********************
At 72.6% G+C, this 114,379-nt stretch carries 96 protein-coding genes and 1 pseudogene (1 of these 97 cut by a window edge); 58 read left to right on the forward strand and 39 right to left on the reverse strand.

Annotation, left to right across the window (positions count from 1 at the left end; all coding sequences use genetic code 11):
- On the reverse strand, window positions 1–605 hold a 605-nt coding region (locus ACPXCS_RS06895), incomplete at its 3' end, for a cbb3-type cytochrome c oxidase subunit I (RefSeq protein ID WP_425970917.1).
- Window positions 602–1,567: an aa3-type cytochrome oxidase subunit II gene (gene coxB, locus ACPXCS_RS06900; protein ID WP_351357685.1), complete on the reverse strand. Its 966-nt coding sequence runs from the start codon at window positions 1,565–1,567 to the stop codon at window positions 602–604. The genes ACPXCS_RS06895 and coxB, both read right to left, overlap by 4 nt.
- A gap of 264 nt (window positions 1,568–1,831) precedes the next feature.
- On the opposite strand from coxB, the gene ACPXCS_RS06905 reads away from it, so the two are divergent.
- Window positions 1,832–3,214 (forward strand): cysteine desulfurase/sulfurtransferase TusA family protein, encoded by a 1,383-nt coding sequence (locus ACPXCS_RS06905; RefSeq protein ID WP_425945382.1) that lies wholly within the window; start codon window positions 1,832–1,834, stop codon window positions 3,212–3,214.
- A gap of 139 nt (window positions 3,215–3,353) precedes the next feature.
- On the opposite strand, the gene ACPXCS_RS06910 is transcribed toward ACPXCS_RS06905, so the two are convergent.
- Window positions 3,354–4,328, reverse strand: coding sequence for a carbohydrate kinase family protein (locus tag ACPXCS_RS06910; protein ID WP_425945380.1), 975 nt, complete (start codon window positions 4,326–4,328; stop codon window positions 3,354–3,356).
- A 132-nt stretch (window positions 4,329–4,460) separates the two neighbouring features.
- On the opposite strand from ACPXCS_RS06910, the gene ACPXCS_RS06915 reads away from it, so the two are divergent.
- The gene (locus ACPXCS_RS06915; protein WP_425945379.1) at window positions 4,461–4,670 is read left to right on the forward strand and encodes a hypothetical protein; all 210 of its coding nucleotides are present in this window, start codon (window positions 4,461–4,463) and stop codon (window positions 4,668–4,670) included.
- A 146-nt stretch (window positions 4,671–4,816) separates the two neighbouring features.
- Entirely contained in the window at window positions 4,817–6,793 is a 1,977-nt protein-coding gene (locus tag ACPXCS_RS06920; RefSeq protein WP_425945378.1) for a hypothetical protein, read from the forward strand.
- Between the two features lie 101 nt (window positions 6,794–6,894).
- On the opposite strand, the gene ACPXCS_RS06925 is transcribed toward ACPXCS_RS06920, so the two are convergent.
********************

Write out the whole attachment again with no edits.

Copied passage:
At 72.6% G+C, this 114,379-nt stretch carries 96 protein-coding genes and 1 pseudogene (1 of these 97 cut by a window edge); 58 read left to right on the forward strand and 39 right to left on the reverse strand.

Annotation, left to right across the window (positions count from 1 at the left end; all coding sequences use genetic code 11):
- On the reverse strand, window positions 1–605 hold a 605-nt coding region (locus ACPXCS_RS06895), incomplete at its 3' end, for a cbb3-type cytochrome c oxidase subunit I (RefSeq protein ID WP_425970917.1).
- Window positions 602–1,567: an aa3-type cytochrome oxidase subunit II gene (gene coxB, locus ACPXCS_RS06900; protein ID WP_351357685.1), complete on the reverse strand. Its 966-nt coding sequence runs from the start codon at window positions 1,565–1,567 to the stop codon at window positions 602–604. The genes ACPXCS_RS06895 and coxB, both read right to left, overlap by 4 nt.
- A gap of 264 nt (window positions 1,568–1,831) precedes the next feature.
- On the opposite strand from coxB, the gene ACPXCS_RS06905 reads away from it, so the two are divergent.
- Window positions 1,832–3,214 (forward strand): cysteine desulfurase/sulfurtransferase TusA family protein, encoded by a 1,383-nt coding sequence (locus ACPXCS_RS06905; RefSeq protein ID WP_425945382.1) that lies wholly within the window; start codon window positions 1,832–1,834, stop codon window positions 3,212–3,214.
- A gap of 139 nt (window positions 3,215–3,353) precedes the next feature.
- On the opposite strand, the gene ACPXCS_RS06910 is transcribed toward ACPXCS_RS06905, so the two are convergent.
- Window positions 3,354–4,328, reverse strand: coding sequence for a carbohydrate kinase family protein (locus tag ACPXCS_RS06910; protein ID WP_425945380.1), 975 nt, complete (start codon window positions 4,326–4,328; stop codon window positions 3,354–3,356).
- A 132-nt stretch (window positions 4,329–4,460) separates the two neighbouring features.
- On the opposite strand from ACPXCS_RS06910, the gene ACPXCS_RS06915 reads away from it, so the two are divergent.
- The gene (locus ACPXCS_RS06915; protein WP_425945379.1) at window positions 4,461–4,670 is read left to right on the forward strand and encodes a hypothetical protein; all 210 of its coding nucleotides are present in this window, start codon (window positions 4,461–4,463) and stop codon (window positions 4,668–4,670) included.
- A 146-nt stretch (window positions 4,671–4,816) separates the two neighbouring features.
- Entirely contained in the window at window positions 4,817–6,793 is a 1,977-nt protein-coding gene (locus tag ACPXCS_RS06920; RefSeq protein WP_425945378.1) for a hypothetical protein, read from the forward strand.
- Between the two features lie 101 nt (window positions 6,794–6,894).
- On the opposite strand, the gene ACPXCS_RS06925 is transcribed toward ACPXCS_RS06920, so the two are convergent.